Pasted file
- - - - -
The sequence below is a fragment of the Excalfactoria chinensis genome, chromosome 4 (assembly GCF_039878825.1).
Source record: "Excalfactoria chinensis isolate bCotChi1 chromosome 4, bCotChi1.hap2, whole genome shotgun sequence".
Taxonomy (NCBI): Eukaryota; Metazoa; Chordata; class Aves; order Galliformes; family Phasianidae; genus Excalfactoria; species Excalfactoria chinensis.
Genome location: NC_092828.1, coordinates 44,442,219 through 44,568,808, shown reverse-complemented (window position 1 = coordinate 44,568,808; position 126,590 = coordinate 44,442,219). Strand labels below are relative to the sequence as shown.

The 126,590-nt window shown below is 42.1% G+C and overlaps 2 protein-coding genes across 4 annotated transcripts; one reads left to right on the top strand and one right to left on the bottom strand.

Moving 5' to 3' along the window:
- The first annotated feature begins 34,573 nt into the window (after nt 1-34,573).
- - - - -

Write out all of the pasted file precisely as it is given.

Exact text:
The sequence below is a fragment of the Excalfactoria chinensis genome, chromosome 4 (assembly GCF_039878825.1).
Source record: "Excalfactoria chinensis isolate bCotChi1 chromosome 4, bCotChi1.hap2, whole genome shotgun sequence".
Taxonomy (NCBI): Eukaryota; Metazoa; Chordata; class Aves; order Galliformes; family Phasianidae; genus Excalfactoria; species Excalfactoria chinensis.
Genome location: NC_092828.1, coordinates 44,442,219 through 44,568,808, shown reverse-complemented (window position 1 = coordinate 44,568,808; position 126,590 = coordinate 44,442,219). Strand labels below are relative to the sequence as shown.

The 126,590-nt window shown below is 42.1% G+C and overlaps 2 protein-coding genes across 4 annotated transcripts; one reads left to right on the top strand and one right to left on the bottom strand.

Moving 5' to 3' along the window:
- The first annotated feature begins 34,573 nt into the window (after nt 1-34,573).